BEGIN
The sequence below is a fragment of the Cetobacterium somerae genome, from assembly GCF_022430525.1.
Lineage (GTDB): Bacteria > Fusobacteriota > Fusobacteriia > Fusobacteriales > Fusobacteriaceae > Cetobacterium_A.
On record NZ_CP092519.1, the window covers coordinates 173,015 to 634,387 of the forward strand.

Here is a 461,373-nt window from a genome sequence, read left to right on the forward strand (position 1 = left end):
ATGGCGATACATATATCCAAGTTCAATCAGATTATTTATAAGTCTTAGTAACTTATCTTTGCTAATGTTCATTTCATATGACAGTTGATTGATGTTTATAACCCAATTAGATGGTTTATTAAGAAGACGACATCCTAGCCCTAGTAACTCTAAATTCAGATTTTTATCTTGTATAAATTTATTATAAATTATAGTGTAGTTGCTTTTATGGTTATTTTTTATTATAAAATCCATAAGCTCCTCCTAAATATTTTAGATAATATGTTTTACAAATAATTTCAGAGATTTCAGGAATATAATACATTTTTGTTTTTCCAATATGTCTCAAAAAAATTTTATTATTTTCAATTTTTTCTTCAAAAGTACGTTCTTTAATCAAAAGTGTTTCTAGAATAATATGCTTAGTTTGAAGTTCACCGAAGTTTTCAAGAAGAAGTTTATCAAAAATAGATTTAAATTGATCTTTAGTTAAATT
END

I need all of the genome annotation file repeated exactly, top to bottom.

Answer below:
The sequence below is a fragment of the Cetobacterium somerae genome, from assembly GCF_022430525.1.
Lineage (GTDB): Bacteria > Fusobacteriota > Fusobacteriia > Fusobacteriales > Fusobacteriaceae > Cetobacterium_A.
On record NZ_CP092519.1, the window covers coordinates 173,015 to 634,387 of the forward strand.

Here is a 461,373-nt window from a genome sequence, read left to right on the forward strand (position 1 = left end):
ATGGCGATACATATATCCAAGTTCAATCAGATTATTTATAAGTCTTAGTAACTTATCTTTGCTAATGTTCATTTCATATGACAGTTGATTGATGTTTATAACCCAATTAGATGGTTTATTAAGAAGACGACATCCTAGCCCTAGTAACTCTAAATTCAGATTTTTATCTTGTATAAATTTATTATAAATTATAGTGTAGTTGCTTTTATGGTTATTTTTTATTATAAAATCCATAAGCTCCTCCTAAATATTTTAGATAATATGTTTTACAAATAATTTCAGAGATTTCAGGAATATAATACATTTTTGTTTTTCCAATATGTCTCAAAAAAATTTTATTATTTTCAATTTTTTCTTCAAAAGTACGTTCTTTAATCAAAAGTGTTTCTAGAATAATATGCTTAGTTTGAAGTTCACCGAAGTTTTCAAGAAGAAGTTTATCAAAAATAGATTTAAATTGATCTTTAGTTAAATT